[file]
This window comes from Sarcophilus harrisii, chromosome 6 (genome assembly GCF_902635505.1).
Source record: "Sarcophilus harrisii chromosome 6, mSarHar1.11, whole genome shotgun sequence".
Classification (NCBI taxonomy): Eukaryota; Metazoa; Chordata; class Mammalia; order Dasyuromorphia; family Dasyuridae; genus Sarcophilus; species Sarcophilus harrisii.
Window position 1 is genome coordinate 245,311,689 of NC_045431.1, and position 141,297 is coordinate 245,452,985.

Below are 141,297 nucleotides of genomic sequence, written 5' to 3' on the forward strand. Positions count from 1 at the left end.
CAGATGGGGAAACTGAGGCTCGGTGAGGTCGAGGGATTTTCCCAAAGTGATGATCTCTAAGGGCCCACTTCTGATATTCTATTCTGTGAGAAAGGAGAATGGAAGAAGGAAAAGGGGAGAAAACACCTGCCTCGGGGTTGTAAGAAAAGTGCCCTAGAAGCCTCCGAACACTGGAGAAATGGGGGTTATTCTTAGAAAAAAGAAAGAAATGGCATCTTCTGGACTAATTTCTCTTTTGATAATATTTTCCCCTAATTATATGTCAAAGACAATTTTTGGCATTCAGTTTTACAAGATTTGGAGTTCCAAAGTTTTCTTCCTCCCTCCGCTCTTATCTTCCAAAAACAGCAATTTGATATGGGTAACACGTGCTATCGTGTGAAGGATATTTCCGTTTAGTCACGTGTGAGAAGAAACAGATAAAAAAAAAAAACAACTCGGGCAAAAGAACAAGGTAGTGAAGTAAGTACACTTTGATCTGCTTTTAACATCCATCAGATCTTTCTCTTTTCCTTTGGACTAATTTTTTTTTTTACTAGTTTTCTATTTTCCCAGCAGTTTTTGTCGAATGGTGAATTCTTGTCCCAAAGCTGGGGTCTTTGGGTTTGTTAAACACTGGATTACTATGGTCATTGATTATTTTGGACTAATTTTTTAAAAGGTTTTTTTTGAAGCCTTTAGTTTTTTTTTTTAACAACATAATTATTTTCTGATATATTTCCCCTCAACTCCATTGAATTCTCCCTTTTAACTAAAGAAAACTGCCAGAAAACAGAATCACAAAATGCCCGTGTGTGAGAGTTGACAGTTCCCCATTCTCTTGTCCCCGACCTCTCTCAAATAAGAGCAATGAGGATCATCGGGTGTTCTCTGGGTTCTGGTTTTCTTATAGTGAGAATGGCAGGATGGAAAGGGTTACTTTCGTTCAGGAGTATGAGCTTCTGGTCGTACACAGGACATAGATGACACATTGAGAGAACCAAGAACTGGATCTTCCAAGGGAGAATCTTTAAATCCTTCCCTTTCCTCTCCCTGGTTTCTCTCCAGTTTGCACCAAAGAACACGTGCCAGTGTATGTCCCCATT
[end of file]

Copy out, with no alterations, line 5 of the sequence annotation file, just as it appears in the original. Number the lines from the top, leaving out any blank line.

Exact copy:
Below are 141,297 nucleotides of genomic sequence, written 5' to 3' on the forward strand. Positions count from 1 at the left end.